Microsoft wins FTC court battle over Activision Blizzard

Microsoft's plans to acquire Activision Blizzard are moving closer to completion.
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The United States District Court for the Northern District of California has denied the US Federal Trade Commission’s push to block Microsoft from acquiring Activision Blizzard. In early 2023, the FTC filed an injunction against Microsoft, alleging its merger plans would hurt competition in the games industry worldwide. Now, that injunction has been quashed.

Microsoft is officially cleared to acquire Activision Blizzard in the United States – on the basis of its commitment to Call of Duty non-exclusivity, and its newly-established agreements with cloud gaming providers.

‘Microsoft’s acquisition of Activision has been described as the largest in tech history. It deserves scrutiny,’ judge Jacqueline Scott Corley said in the court ruling. ‘That scrutiny has paid off: Microsoft has committed in writing, in public, and in court to keep Call of Duty on PlayStation for 10 years on parity with Xbox. It made an agreement with Nintendo to bring Call of Duty to Switch. And it entered several agreements to for the first time bring Activision’s content to several cloud gaming services.’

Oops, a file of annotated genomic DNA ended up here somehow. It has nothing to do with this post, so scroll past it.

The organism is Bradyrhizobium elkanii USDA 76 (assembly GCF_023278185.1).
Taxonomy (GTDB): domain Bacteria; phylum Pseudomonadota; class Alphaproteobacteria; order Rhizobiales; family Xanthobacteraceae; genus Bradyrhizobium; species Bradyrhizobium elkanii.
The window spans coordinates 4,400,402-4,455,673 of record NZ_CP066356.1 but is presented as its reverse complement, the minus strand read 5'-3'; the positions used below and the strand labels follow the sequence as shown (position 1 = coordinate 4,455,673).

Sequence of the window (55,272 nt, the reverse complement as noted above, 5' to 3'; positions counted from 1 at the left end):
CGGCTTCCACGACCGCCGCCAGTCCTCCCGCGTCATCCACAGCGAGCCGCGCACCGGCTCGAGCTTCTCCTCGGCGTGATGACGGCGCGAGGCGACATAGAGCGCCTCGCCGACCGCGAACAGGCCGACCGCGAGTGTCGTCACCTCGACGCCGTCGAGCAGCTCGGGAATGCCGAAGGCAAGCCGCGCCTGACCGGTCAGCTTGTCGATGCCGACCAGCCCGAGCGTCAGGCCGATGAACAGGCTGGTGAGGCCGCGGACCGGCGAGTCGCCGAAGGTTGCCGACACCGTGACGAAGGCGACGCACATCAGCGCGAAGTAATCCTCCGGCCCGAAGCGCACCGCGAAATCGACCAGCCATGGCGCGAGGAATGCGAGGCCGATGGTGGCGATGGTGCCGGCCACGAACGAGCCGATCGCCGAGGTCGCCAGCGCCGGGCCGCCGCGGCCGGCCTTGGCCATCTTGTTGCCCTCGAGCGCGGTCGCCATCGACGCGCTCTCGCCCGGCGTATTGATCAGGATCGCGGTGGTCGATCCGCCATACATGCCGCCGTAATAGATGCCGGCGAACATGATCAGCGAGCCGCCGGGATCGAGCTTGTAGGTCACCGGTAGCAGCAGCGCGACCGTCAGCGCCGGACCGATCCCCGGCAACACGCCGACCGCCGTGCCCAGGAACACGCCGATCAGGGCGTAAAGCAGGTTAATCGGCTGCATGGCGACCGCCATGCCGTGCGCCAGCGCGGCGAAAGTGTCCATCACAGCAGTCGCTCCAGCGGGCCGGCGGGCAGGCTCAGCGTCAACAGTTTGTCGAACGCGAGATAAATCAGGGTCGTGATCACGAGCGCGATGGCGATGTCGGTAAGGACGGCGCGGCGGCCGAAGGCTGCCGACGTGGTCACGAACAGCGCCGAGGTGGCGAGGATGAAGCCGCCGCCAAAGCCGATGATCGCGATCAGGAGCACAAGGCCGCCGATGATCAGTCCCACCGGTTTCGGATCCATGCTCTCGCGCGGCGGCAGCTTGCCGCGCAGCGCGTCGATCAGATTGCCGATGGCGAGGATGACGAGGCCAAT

‘The Court finds the FTC has not shown a likelihood it will prevail on its claim this particular vertical merger in this specific industry may substantially lessen competition. To the contrary, the record evidence points to more consumer access to Call of Duty and other Activision content.’

Read: Microsoft admits Xbox has lost the ‘console wars’

In the hours following the public announcement of the FTC’s decision, Microsoft president Brad Smith revealed the company’s ongoing appeal with the UK’s Competition and Markets Authority has been temporarily paused, as both companies have decided to work together for a mutually-agreeable solution to alternate concerns around cloud gaming.

‘Microsoft and Activison have agreed with the CMA that a stay of the litigation in the UK would be in the public interest and the parties have made a joint submission to the Competition Appeal Tribunal to this effect,’ Smith said.

A mutual agreement with the CMA will likely be the final hurdle to Microsoft being cleared to acquire Activision Blizzard. We’ll hear more about this decision, and any remaining complications, in the coming weeks.

Leah J. Williams is a gaming and entertainment journalist who's spent years writing about the games industry, her love for The Sims 2 on Nintendo DS and every piece of weird history she knows. You can find her tweeting @legenette most days.